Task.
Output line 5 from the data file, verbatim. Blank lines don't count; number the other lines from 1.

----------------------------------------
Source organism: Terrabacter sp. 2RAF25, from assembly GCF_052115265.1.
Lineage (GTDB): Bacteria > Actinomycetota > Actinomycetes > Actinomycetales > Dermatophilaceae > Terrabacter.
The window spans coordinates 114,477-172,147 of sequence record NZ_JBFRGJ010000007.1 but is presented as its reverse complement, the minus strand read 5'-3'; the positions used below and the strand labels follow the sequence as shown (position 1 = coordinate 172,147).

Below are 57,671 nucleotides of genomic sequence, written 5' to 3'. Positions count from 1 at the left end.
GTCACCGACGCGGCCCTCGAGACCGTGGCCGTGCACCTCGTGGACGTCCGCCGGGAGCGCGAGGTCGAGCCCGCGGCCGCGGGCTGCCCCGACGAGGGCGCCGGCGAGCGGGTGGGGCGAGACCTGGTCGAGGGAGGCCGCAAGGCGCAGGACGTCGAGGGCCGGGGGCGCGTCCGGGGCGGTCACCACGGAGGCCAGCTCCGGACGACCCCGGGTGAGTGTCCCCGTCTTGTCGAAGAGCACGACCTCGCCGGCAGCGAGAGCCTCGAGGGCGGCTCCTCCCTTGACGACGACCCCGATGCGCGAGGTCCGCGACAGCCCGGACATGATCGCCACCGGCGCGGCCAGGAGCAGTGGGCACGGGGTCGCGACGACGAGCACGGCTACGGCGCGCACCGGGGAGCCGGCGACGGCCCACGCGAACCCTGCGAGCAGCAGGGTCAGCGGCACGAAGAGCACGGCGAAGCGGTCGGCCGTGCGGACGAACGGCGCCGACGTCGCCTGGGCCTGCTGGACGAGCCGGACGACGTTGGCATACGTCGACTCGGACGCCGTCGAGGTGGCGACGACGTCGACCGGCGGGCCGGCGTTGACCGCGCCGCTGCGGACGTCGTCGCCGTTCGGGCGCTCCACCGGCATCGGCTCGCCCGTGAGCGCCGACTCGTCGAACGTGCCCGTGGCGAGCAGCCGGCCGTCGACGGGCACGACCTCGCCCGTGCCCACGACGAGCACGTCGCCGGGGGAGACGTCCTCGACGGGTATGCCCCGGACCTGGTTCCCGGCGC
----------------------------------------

GTCACCGACGCGGCCCTCGAGACCGTGGCCGTGCACCTCGTGGACGTCCGCCGGGAGCGCGAGGTCGAGCCCGCGGCCGCGGGCTGCCCCGACGAGGGCGCCGGCGAGCGGGTGGGGCGAGACCTGGTCGAGGGAGGCCGCAAGGCGCAGGACGTCGAGGGCCGGGGGCGCGTCCGGGGCGGTCACCACGGAGGCCAGCTCCGGACGACCCCGGGTGAGTGTCCCCGTCTTGTCGAAGAGCACGACCTCGCCGGCAGCGAGAGCCTCGAGGGCGGCTCCTCCCTTGACGACGACCCCGATGCGCGAGGTCCGCGACAGCCCGGACATGATCGCCACCGGCGCGGCCAGGAGCAGTGGGCACGGGGTCGCGACGACGAGCACGGCTACGGCGCGCACCGGGGAGCCGGCGACGGCCCACGCGAACCCTGCGAGCAGCAGGGTCAGCGGCACGAAGAGCACGGCGAAGCGGTCGGCCGTGCGGACGAACGGCGCCGACGTCGCCTGGGCCTGCTGGACGAGCCGGACGACGTTGGCATACGTCGACTCGGACGCCGTCGAGGTGGCGACGACGTCGACCGGCGGGCCGGCGTTGACCGCGCCGCTGCGGACGTCGTCGCCGTTCGGGCGCTCCACCGGCATCGGCTCGCCCGTGAGCGCCGACTCGTCGAACGTGCCCGTGGCGAGCAGCCGGCCGTCGACGGGCACGACCTCGCCCGTGCCCACGACGAGCACGTCGCCGGGGGAGACGTCCTCGACGGGTATGCCCCGGACCTGGTTCCCGGCGC